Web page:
Industry remotely operated vehicle imagery for assessing marine communities associated with subsea oil and gas infrastructure on the continental shelf of South-East Australia

Daniel Ierodiaconou, Dianne McLean, Matthew Jon Birt, Todd Bond, Sam Wines, Ollie Glade-Wright, Joe Morris, Doug Higgs, Sasha K. Whitmarsh

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Introduction : Offshore oil and gas (O & G) infrastructure provides hard substrata of structural complexity in marine environments and has been shown to have ecological value, particularly in oligotrophic environments. As infrastructure approaches end of life, understanding such values is critical to inform decommissioning decisions. Methods: This study uses a decade of industry remotely operated vehicle (ROV) imagery to describe fish, invertebrate, and benthic communities on gas field infrastructure. Sampling was conducted over 22 km of flowline, three wells and one manifold in the temperate waters of Bass Strait, south east Australia in depths of 155 to 263 m. Results: A total of 10,343 mobile animals from 69 taxa were observed. A higher diversity of fishes were observed on flowlines (28 taxa) compared to wells (19 taxa). Fish and invertebrate communities observed along flowlines were distinct from those observed on wells/manifold, however, there was also high spatial variability among the different flowlines surveyed and between the three wells and manifold. These differences appear to be driven by habitat and depth preferences of the species observed. Many sand-affiliated species were associated with buried sections of flowlines (Tasmanian giant crab Pseudocarcinus gigas, Balmain bug Ibacus peronii, slender sand burrower Creedia haswelli, red cod Pseudophycis spp., blue grenadier Macruronus novaezelandiae) whilst reef-associated and schooling species were observed on the wells/manifold (jackass morwong Nemadactylus macropterus, redbait Emmelichthys nitidus, splendid perch Callanthias australis). Species of ecological importance were also noted including the Australian fur seal (Arctocephalus pusillus doriferus), long-lived foxfish (Bodianus frenchii), and handfish (Brachionichthyidae spp). Discussion: This study describes the habitat value of oil and gas infrastructure in a data poor temperate region that is important for understanding how the decommissioning of these structures may affect local marine ecosystems and fisheries. Therefore, it is critical to understand the habitat value of O&G infrastructure to marine life in the Bass Strait and whether decommissioning of these structures affect local marine ecosystems and fisheries. This study shows the complexity of determining temporal change in biodiversity values associated with these O & G structures from historical industry datasets that will be key for informing future decommissioning options. We also provide some guidance on how future quantitative data can be obtained in a systematic way using industry ROV data to better inform ecological investigations and decommissioning options.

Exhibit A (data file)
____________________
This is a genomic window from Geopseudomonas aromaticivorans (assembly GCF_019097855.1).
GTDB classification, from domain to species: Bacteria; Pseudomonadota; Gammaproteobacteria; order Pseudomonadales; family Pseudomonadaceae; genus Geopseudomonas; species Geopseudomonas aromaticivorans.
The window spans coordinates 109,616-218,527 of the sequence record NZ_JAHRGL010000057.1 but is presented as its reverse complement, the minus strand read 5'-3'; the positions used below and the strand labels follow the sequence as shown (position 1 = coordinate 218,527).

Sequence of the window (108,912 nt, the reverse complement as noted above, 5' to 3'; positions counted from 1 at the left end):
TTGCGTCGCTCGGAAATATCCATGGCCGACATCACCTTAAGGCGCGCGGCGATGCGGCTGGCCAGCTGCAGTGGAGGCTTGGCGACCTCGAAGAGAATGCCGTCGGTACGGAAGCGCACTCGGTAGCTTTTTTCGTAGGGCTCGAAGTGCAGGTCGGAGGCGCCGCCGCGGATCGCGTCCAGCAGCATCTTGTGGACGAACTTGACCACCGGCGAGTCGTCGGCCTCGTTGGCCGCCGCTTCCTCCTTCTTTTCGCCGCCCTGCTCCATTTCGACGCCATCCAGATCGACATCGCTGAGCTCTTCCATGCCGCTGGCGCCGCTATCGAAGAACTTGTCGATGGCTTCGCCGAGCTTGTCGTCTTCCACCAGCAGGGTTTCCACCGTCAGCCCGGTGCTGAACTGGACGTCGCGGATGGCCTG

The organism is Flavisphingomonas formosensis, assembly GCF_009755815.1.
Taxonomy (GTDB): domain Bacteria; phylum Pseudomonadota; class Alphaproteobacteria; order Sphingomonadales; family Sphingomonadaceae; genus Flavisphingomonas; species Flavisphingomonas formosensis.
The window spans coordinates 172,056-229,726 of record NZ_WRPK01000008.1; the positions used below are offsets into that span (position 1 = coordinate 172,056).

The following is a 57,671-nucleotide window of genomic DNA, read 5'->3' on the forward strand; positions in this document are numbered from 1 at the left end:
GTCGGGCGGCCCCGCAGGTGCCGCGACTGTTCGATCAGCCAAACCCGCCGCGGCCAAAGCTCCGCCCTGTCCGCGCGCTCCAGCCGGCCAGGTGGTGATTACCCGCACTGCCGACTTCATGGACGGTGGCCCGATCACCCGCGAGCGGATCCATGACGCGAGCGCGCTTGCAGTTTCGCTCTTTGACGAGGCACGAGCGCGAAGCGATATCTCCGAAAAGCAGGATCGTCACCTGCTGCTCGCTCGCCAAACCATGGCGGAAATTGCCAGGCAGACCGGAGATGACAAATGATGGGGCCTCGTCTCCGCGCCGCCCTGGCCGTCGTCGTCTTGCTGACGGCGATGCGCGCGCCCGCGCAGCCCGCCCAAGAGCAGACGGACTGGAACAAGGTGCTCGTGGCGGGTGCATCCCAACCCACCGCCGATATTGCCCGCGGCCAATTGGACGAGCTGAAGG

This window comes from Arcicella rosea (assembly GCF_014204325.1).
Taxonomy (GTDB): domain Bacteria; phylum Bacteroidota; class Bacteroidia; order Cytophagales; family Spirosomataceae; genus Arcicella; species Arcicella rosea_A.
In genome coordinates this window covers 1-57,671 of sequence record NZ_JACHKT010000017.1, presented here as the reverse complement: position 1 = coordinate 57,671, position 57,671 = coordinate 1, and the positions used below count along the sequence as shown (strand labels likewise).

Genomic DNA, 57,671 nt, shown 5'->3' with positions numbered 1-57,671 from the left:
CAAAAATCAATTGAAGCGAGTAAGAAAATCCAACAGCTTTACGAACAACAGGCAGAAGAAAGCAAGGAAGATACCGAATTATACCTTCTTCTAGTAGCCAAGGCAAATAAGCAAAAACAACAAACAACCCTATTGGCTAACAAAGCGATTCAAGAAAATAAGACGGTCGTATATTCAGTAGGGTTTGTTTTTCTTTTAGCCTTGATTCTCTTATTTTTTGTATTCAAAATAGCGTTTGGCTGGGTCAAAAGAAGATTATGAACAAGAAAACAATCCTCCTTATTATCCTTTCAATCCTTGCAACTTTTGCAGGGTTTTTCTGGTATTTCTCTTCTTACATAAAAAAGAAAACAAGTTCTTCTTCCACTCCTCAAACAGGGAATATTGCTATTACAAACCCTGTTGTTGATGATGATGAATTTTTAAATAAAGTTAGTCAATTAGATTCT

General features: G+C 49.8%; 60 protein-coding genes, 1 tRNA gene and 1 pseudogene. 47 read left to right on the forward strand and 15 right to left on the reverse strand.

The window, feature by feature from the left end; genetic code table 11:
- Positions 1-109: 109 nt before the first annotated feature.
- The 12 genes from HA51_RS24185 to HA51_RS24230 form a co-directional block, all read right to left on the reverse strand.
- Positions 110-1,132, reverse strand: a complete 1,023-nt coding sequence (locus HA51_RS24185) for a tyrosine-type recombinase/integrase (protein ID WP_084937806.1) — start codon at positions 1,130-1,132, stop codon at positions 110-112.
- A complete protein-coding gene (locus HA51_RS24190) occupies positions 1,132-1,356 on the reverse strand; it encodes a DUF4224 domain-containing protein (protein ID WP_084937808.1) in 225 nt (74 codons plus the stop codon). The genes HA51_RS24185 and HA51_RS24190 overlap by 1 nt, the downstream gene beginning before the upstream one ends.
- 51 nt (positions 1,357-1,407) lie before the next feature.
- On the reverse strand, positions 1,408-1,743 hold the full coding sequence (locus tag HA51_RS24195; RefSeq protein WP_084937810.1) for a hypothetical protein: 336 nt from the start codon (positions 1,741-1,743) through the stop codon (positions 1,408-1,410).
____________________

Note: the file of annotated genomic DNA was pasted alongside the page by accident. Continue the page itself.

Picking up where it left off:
Original languageEnglish
Article number1095906
JournalFrontiers in Marine Science
Publication statusPublished - 2023

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